When Anthony Marchetta was growing up in New Brunswick, he lived in a community where shoemakers and lawyers could live on the same street and send their kids to the same school. It so happened that Marchetta was the son of the shoemaker, an immigrant from Italy who was determined to raise a successful family. Although the Marchettas were not wealthy, all five children went on to successful careers.
Marchetta attributes this good fortune partially to the fact that they grew up in a place where they had access to the same resources as the wealthier families just down the street. Communities like that are rarer today, with neighborhoods and even entire towns sharply divided by income.
Today Marchetta is the executive director of the New Jersey Housing and Mortgage Finance Agency, a government body that functions as the state’s $4 billion affordable housing bank. The NJHMFA finances single family homes and larger multi-unit affordable housing developments throughout the state.
Marchetta’s goal in using these resources is to help create for today’s families the same opportunities that he had growing up in a neighborhood that was not segregated by income, like many places are today. “Ever since then I have personally believed that mixed income is the right way to go,” he says. “Mixed income makes a lot of sense for a lot of good reasons: culturally and educationally.”
Marchetta will speak at the Princeton Regional Chamber of Commerce on Wednesday, July 26, from 7:30 to 9:30 a.m. at the Springdale Golf Club in a panel on “Affordable Housing: Providing Entry Into Our Communities.” Other speakers on the panel include Jonathan Gershen, vice president and general counsel of the Gershen Group, a property management company, and Stephen M. Eisdorfer, a Hill Wallack attorney who specializes in affordable housing law. Tickets are $40, $30 for members. For more information, call 609-924-1776 or visit www.princetonchamber.org.
Housing in New Jersey is in high demand, and while classical economics would predict that builders would bring supply and demand into balance by creating lots of cheap homes and high density development, a variety of factors have prevented this from happening. The result is that the median home price in New Jersey is around $300,000 according to Zillow.com, compared to a national average of around $200,000.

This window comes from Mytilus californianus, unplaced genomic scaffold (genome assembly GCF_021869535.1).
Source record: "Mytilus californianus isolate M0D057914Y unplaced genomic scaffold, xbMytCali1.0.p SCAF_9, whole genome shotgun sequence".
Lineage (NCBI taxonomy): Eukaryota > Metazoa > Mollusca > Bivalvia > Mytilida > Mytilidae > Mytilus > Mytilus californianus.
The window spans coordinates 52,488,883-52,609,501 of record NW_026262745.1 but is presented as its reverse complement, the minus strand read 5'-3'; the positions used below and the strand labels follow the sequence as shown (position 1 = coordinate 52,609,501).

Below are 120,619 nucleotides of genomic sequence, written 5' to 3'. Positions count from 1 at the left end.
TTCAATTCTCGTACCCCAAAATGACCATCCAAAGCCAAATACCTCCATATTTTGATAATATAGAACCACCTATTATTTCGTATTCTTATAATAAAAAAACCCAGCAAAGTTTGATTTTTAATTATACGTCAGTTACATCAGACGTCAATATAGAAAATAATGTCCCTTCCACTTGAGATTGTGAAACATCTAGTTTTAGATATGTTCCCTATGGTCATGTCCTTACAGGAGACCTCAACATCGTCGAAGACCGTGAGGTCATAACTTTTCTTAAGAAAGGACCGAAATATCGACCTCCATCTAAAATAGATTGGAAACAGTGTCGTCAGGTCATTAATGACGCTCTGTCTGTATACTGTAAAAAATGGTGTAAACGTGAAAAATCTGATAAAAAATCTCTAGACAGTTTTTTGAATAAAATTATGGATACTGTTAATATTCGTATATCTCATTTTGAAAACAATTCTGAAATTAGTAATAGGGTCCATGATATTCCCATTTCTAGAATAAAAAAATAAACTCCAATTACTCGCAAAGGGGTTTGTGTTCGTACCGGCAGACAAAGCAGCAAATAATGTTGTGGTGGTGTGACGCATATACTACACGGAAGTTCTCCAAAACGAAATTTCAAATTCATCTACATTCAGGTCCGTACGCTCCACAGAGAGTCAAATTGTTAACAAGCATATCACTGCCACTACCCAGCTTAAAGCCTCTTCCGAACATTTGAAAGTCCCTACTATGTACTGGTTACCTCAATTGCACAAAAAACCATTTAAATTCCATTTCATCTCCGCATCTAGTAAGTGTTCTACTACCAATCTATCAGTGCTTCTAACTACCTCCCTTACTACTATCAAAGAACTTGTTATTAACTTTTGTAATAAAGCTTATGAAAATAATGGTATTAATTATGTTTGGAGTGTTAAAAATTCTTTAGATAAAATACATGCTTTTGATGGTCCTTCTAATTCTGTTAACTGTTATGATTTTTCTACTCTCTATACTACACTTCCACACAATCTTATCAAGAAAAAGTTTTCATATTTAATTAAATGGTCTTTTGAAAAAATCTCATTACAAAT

According to Marchetta, New Jersey’s strong economy and good transportation infrastructure and good schools keep land valuable. A unionized construction workforce and high standards for building codes mean that new construction is more expensive than elsewhere.
Then there is the Not In My Back Yard (NIMBY) factor. New Jersey’s tradition of home rule gives townships broad powers over zoning and development, and townships have historically tried to keep out high-density housing, resulting in suburban sprawl. The Mount Laurel supreme court decision of 1975 created a legal obligation for towns to allow affordable housing to counteract this tendency.
Translating a paper rule into brick-and-mortar homes has proven difficult and is part of the mission of Marchetta’s agency. Marchetta, a Christie appointee, says that since 2010 his agency has produced more affordable housing than any other gubernatorial administration previously.
The NJHMFA has used a variety of financial tools to promote the construction of affordable homes and to help families buy them, including tax credits and low-interest loans for developers who are building projects that include affordable units; downpayment assistance and low-interest loans for first-time homebuyers, Hurricane Sandy relief programs, and various other incentives. It also administers the federal low income housing tax credit program.